Link Baiting

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Link Baiting

Link baiting is the craft of writing an article that stirs up so much discussion that readers converse around it and post links to that article in forums, on Twitter and on Facebook, and other members of the industry write articles themselves about what you have said, with a link back to the initial article that sparked the controversy.

It’s one of the most effective methods of getting natural backlinks. If done correctly you should accumulate links from all types of sites, but all of them should be authoritative. And best of all, most link baiting is within Google’s guidelines and terms of service.

It is actually quite hard to write an effective link bait article. By definition, link bait articles have to be original, provocative and have a new twist that makes their readers want to share them. One thing you can’t do when link-baiting is simply re-write articles that already exist, as there is no incentive for readers to share stale information.

Some link-bait articles are simply informative – they present brand new information that your industry hasn’t seen before, and hence the article is eagerly shared by everyone because the readers want to keep up with the trends. Infographics, if done well, fall into this category, as do well presented surveys or studies.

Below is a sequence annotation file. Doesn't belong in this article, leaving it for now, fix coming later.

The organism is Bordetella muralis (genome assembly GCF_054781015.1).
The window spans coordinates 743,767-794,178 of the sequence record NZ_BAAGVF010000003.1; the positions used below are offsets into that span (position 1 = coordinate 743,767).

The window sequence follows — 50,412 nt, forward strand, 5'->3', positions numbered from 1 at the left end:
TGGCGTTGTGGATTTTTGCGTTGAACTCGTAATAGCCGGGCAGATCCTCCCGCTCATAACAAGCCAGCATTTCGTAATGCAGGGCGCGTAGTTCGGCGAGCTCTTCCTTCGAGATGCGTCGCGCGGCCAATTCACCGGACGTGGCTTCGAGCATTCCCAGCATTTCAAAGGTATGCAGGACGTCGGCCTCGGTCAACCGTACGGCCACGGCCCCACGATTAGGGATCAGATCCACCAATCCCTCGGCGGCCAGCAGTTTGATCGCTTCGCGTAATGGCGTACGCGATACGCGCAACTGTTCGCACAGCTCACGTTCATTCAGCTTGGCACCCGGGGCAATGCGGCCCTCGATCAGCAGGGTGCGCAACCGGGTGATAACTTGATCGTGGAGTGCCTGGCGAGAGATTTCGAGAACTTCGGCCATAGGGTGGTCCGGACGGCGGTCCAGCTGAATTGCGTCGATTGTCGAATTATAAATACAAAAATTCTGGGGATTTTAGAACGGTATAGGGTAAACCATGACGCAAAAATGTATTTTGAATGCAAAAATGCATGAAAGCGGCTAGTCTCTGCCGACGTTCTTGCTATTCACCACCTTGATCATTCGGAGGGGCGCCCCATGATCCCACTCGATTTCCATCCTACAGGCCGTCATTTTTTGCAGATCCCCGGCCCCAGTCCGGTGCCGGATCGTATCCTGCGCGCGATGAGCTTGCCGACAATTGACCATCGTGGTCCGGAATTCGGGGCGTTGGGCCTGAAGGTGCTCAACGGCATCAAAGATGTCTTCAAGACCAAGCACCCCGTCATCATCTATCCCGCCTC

Some link-bait articles simply go viral because they are written so remarkably, they touch a nerve – one such example was Clay Shirky’s 5000 page blog post on the reasons why the newspaper industry was dying. He got links from newspapers across the world, together with invitations to appear on television. Not bad for an academic who no-one had heard of previously.

Other link-bait articles are deliberately controversial to the extent that they could be accused of “trolling”. Lots of newspapers do this, partly to generate argument amongst their readers, but partly because they know rival newspapers who disagree with them will immediately put out articles themselves rebutting what the first newspaper said, with a handy link back so their readers can see what the fuss was all about.

One extreme version of the “controversy strategy” was practiced by a webmaster that was expelled in the New York Times because he wrote bad reviews about rival websites, knowing that they’d rebut his articles and in the process link back to him. All the links he was gathering made him rise to the top of the search results. Even the New York Times linked to him in their expose piece, till the SEO community pointed out they were helping him even further!

He obviously went too far – once the New York Times exposed him, Google gave his site a manual penalty (their algorithm wasn’t able to deal with him). But his case illustrates both the effectiveness of link baiting and the dangers of doing it wrong.

To avoid crossing the line, it is best to hire a professional company that knows how to keep within the bounds of good taste, and still produce a link bait article that generates a response that will help your website rise in the search rankings. This is why we recommend you let us handle the link baiting for you.

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21 Feb 2014

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